As the saying goes, “we always want what we can’t have”. And that’s exactly what the scarcity heuristic is. It’s a mental shortcut that places value on items based on how easy it is to miss out on them. As consumers, we feel the effects of a loss more than a gain. So, the more difficult it is to get your hands on a particular item, the more value said item holds.

Classic example of the scarcity heuristic...

Brands and businesses have been using the scarcity heuristic to their advantage for decades. One of the most common words that’s popped up over the years is “limited”. And this 1952 advertisement from Ford uses it twice.

Not only is the Granada model advertised limited edition, but it’s on offer for a limited time too. Without consumers knowing the length of time that lies behind “limited”, it creates more value around the product. So, in true FOMO (fear of missing out) style, we feel like we need to get in on the action.

Who's using it now?

Although the scarcity heuristic was firstly used across print, it’s now become a staple tactic across ecommerce too.

Limited Edition Ford Granada, Scarcity heuristic
Limited Edition Ford Granada, 1975 advertisement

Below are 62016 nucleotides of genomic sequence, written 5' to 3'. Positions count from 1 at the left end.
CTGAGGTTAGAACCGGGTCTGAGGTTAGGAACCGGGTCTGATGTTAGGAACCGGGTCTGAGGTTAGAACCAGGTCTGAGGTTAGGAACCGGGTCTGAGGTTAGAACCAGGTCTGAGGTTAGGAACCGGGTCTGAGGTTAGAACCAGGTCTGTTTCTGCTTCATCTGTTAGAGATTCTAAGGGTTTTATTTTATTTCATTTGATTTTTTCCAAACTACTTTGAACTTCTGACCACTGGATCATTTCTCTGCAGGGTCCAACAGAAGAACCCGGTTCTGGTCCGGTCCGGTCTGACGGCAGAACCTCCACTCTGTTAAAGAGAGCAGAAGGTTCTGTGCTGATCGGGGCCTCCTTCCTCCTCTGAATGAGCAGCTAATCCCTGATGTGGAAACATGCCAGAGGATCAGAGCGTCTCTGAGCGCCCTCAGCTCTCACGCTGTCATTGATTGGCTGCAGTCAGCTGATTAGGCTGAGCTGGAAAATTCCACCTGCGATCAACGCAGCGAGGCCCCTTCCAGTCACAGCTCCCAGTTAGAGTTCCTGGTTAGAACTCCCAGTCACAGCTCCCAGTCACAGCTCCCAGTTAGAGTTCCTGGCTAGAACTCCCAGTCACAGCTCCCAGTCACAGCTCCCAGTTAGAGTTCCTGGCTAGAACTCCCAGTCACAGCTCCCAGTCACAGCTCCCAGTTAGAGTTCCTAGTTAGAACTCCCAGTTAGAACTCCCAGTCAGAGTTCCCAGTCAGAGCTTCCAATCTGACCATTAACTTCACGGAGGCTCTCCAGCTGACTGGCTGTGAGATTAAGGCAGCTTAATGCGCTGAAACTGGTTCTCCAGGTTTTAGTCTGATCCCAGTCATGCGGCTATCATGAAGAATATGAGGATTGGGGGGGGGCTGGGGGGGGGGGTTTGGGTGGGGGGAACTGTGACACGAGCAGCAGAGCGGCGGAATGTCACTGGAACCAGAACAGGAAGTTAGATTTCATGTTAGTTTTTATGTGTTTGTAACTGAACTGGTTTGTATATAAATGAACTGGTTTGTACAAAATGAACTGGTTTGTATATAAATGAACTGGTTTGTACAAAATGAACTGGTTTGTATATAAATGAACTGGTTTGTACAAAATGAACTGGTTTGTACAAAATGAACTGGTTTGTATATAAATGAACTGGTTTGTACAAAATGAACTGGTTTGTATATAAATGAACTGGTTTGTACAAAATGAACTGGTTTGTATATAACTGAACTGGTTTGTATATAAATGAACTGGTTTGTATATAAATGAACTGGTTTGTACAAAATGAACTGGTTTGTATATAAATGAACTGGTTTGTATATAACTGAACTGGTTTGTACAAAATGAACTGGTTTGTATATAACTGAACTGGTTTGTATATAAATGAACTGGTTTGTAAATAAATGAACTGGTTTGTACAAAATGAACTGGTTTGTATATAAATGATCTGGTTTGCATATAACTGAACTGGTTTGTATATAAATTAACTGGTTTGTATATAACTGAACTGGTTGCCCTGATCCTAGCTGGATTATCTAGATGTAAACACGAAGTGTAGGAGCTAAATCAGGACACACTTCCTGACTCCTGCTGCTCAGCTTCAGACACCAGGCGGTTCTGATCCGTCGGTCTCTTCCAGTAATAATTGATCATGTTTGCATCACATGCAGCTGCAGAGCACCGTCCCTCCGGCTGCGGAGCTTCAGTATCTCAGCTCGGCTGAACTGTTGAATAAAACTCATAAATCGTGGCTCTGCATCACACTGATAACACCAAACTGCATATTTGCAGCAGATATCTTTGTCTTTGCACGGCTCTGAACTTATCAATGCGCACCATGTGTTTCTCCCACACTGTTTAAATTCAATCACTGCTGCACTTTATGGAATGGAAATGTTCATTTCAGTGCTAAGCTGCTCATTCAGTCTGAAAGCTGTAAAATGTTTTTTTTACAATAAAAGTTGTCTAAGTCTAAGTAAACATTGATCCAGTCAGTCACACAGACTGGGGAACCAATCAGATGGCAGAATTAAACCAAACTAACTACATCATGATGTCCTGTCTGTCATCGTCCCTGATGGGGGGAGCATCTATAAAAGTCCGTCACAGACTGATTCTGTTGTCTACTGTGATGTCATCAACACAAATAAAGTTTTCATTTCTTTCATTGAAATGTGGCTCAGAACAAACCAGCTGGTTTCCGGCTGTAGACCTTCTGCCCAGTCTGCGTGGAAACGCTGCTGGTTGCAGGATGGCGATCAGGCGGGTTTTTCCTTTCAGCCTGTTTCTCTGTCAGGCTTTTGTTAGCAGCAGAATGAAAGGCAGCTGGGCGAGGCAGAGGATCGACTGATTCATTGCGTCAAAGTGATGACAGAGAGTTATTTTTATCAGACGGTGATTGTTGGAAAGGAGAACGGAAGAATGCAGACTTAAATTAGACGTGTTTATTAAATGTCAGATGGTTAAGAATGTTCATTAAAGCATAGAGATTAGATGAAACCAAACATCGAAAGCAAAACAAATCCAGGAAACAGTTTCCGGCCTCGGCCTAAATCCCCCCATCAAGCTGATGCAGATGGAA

You can expect a lot of “Only 3 left on our site!” and “In high demand!” on hotel overviews when you visit The travel site uses scarcity to create urgency and make customers think they’re going to miss out.


Cult clothing brand, Supreme, is a brand built on scarcity. They use the heuristic across their social media channels to create a lot of hype around their products before they’re released, boosting the traditional supply-and-demand model.

John Lewis

John Lewis are the ones to learn from when it comes to clearance sales. Their customers know they have to act fast to avoid missing out as stocks and sizes are limited. They manage to keep everything on-brand though without seeming too hard-hitting and “salesy” by using soft copy: “More of what you love for less”.

John Lewis, Scarcity heuristic
John Lewis, Clearance advertisement

What is Behavioural Economics?

Behavioural Economics has been around since the 60s. It blends elements of psychology and economics to identify the mental triggers, or bias, nudges and heuristics, that affect the decisions people make.

This blog series is your go-to guide for a snapshot into what these triggers are, and how they can be used in marketing to influence consumer behaviour.

A bit about us

As an agency, influencing behaviours is core to what we do and applying Behavioural Economics to marketing communications is a natural progression. If you are interested in understanding more about how we do this get in touch now.

Find out more about the connection between consumers and behavioural economics in our latest report on the top trends driving consumer behaviour. Download it here.

By Phil Monks

Deputy Creative Director